An old-house enthusiast living in a city not especially known for preserving its historical architecture, designer Don Easterling seemed destined to become guardian of one of Atlanta’s scant surviving gems: a 1911 house designed by revered Georgia architect Neel Reid. An avid collector of antiques and architectural salvage, Easterling had spent years amassing hardware, woodwork and fireplace mantels retrieved from sites slated for demolition–many of them gracious Reid residences. So his, along with partner Michael Proctor’s, eventual purchase of this particular Ansley Park abode seemed almost providential.
Easterling soon discovered the house was brimming with history: Not only was the home “a Neel Reid,” to quote Atlanta parlance, but late Democratic Party stalwart Robert B. Troutman and his wife had lived in the residence from 1929 to 1980. Adding to the designer’s excitement was the news that, during the 1960 presidential campaign, when John F. and Jacqueline Kennedy stumped for votes in Georgia, the Troutmans entertained the presidential hopeful and his wife in their home. Learning that the house had been minimally altered over the years sealed the deal, and Easterling and Proctor jumped at the opportunity to own a piece of Atlanta’s architectural and social past.
Considering its age, the house was in superb shape. But more importantly, “It had good bones,” Easterling explains. “Reid was called the ‘master of scale,’ so the size and proportions of the rooms are seemingly perfect.” Only the home’s fourth owners, the two men have taken their stewardship seriously–so much so that they spent more than a decade getting a feel for the house before embarking on any kind of architectural alteration. The renovations began with the kitchen, where Easterling incorporated modern updates such as an antiqued pewter hood and Calacatta Gold marble countertops. It was important that new features appear “as if they’d always been there,” says Easterling, so he repurposed the original windows and hardware while selecting finishes, fixtures and materials with period-appropriate flourishes.
This same scrupulous attention to accuracy was present in the most recent update, accomplished under the guidance of residential designer C. Brandon Ingram and builder Pat Kurek. Their endeavors added a new keeping room and bi-level back porch, plus a pool and pavilion that play to the hallmarks of Reid’s portfolio. “It was fun to continuously ask myself the question, ‘What would Neel Reid do if Don were his client?’ ” Ingram says. “As homeowner, designer and architectural historian, I think Don would have been a dream client for Reid.”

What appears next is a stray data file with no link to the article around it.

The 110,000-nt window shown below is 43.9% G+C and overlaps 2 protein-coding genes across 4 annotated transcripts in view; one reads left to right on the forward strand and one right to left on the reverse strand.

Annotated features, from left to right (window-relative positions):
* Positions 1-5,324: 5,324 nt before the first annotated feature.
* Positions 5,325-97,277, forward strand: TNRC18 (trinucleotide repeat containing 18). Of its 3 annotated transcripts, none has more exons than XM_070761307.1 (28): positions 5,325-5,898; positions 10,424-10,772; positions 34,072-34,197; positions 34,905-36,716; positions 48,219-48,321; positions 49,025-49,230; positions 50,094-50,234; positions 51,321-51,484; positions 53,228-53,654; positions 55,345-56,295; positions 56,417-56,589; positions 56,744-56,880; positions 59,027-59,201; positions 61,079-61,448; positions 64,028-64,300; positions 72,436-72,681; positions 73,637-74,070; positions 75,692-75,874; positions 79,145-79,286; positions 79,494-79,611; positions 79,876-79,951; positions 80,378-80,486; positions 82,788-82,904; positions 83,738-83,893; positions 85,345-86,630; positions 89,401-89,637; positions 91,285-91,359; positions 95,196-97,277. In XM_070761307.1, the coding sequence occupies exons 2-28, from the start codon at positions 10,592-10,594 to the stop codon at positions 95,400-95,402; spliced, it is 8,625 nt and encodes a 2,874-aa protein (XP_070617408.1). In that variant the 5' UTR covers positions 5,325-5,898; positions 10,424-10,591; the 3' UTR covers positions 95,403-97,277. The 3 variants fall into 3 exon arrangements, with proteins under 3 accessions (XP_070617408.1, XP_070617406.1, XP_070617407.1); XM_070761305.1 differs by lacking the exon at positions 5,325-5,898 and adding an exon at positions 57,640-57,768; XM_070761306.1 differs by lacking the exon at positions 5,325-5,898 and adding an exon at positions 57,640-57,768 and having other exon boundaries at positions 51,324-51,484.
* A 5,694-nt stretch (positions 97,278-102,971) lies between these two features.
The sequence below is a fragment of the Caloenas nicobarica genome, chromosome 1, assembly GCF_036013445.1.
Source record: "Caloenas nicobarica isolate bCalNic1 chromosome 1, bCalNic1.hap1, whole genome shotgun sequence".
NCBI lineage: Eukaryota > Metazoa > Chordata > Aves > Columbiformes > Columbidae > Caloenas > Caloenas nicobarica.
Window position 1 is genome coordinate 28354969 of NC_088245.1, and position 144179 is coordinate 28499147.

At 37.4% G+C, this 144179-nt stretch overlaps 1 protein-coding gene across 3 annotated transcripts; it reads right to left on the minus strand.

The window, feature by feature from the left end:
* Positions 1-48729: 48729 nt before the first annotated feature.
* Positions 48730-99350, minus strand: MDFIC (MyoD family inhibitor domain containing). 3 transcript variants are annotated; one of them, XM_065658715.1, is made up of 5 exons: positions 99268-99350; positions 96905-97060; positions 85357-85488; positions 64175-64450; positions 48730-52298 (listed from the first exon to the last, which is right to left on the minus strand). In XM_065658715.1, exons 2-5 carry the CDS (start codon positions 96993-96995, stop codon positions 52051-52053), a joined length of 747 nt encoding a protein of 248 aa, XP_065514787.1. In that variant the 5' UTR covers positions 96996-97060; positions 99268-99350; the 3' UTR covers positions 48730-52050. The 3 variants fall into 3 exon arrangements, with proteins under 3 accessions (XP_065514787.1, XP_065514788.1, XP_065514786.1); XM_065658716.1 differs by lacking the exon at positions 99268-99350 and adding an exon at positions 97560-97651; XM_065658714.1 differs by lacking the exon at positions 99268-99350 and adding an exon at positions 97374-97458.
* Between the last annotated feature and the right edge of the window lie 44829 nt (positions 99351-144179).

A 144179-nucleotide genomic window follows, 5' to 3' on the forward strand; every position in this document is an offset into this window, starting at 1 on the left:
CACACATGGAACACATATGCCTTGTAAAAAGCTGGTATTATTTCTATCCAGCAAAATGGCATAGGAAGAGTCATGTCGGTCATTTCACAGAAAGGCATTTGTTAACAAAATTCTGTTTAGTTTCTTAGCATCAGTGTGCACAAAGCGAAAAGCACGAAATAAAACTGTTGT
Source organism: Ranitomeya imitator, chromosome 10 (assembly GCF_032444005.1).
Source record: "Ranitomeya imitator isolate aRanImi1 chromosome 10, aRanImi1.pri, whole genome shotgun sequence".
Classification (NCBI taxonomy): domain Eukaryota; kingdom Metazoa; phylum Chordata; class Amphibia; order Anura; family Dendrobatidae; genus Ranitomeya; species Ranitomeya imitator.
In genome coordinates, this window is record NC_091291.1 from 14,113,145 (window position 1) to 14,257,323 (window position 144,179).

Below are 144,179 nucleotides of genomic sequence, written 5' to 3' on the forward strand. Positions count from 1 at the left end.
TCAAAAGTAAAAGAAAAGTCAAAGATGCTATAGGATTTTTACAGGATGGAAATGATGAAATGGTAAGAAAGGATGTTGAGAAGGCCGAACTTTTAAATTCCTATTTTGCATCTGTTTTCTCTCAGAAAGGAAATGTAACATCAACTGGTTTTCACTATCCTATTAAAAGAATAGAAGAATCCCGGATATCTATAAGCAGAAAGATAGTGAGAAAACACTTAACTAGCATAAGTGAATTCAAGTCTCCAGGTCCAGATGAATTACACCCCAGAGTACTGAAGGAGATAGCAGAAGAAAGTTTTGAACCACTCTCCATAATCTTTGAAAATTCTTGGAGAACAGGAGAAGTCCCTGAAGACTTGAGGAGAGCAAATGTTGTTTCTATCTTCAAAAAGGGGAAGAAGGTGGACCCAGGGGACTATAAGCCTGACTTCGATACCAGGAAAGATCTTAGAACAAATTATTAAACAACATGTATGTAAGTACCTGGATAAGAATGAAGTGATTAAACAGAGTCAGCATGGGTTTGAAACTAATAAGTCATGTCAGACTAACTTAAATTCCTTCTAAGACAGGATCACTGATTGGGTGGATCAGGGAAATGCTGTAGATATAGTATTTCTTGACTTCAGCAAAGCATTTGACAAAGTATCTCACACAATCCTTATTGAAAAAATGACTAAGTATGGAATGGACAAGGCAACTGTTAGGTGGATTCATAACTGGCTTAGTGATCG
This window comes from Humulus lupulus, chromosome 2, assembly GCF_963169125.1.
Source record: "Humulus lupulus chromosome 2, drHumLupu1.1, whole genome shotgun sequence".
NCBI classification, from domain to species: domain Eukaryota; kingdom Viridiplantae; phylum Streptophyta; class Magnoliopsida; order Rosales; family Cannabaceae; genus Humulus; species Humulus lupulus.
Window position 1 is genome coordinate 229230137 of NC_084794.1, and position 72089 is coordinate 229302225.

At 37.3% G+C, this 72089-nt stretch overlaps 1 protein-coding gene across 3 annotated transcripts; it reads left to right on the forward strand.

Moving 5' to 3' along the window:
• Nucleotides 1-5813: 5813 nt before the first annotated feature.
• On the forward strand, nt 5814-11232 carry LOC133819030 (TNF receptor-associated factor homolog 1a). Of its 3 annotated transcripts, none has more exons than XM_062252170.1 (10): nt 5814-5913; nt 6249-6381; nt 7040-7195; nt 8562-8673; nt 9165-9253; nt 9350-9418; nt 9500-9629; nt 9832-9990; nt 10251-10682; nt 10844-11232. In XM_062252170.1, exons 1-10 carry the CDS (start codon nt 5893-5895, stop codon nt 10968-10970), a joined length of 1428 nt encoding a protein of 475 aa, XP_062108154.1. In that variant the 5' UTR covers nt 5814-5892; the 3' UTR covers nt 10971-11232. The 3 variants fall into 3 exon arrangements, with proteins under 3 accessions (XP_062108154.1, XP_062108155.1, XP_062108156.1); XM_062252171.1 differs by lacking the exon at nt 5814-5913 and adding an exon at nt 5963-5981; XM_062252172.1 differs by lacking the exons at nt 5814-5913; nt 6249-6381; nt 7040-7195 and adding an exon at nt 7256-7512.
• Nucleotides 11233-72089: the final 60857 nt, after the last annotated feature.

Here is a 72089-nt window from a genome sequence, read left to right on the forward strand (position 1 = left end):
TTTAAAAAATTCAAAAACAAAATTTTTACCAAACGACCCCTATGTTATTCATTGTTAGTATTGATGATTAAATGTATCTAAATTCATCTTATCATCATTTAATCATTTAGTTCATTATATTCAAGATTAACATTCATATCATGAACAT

Ingram’s approach to the lower porch includes granite-covered walls and columns–an idea taken from the granite used for the home’s foundation–while the railings of the porch above are heavily reminiscent of Reid’s work. “We wanted this space to look like a Charleston porch, so we chose a classic Charleston black-green paint color for the floors,” Easterling says, adding that, “We made sure the doors of the study and keeping room would open on to the porch for ease of entertaining. There is a very good flow to the house.” For the designer, it was imperative that the home’s additions look original, so he sourced historic hardware, hinges and mantels for each space, also ordering custom windows milled to match those found elsewhere in the house–with circa-1900 mouth-blown glass for a timeless “wavy” appearance.
The scope of renovations signaled an interior redo was imminent, and designer Nina Nash, Easterling’s design partner of nearly a decade, was delighted to contribute. “We consult each other on everything,” Nash notes of her longtime mentor, so it was only natural that she would lend her talents to Easterling’s personal home.
A native South Carolinian, Easterling is drawn to soft colors and classic floral fabrics as well as antiques–especially English clocks and tea caddies, blue-and-white Chinese export porcelain and anything chinoiserie in style. Due in large part to Easterling’s influence, Nash has grown to love antiques and traditional furnishings, but treats them less reverentially, preferring to mix in bold colors, lively wallcoverings and modern touches like Lucite. In Easterling’s home, Nash had the opportunity to champion both. Take, for example, the dining room where JFK and Jackie enjoyed meals so many years ago. A stately mahogany table and pair of demilune commodes appropriate for the room’s traditional purpose pops against a comparatively chromatic Chinese-inspired wallpaper in a spirited turquoise.
Although the living room touts a historic Charleston color and ample traditional appointments (framed intaglios, antique English andirons, chinoiserie nesting tables), it favors freshness over historical accuracy; evident by its comfortable upholstery and an acrylic drinks table–the latter no doubt due to Nash’s influence. “That’s about the only modern thing you’ll find in the house,” quips Easterling.Notes Ingram, “The classic nature of Neel Reid homes gives them an inherent and lasting sense of endearment.” And Easterling’s commitment to meticulous maintenance of his own, even in its augmentation, seems to guarantee its aesthetic longevity. Surely–that means this distinguished house is poised for another century of gracious living.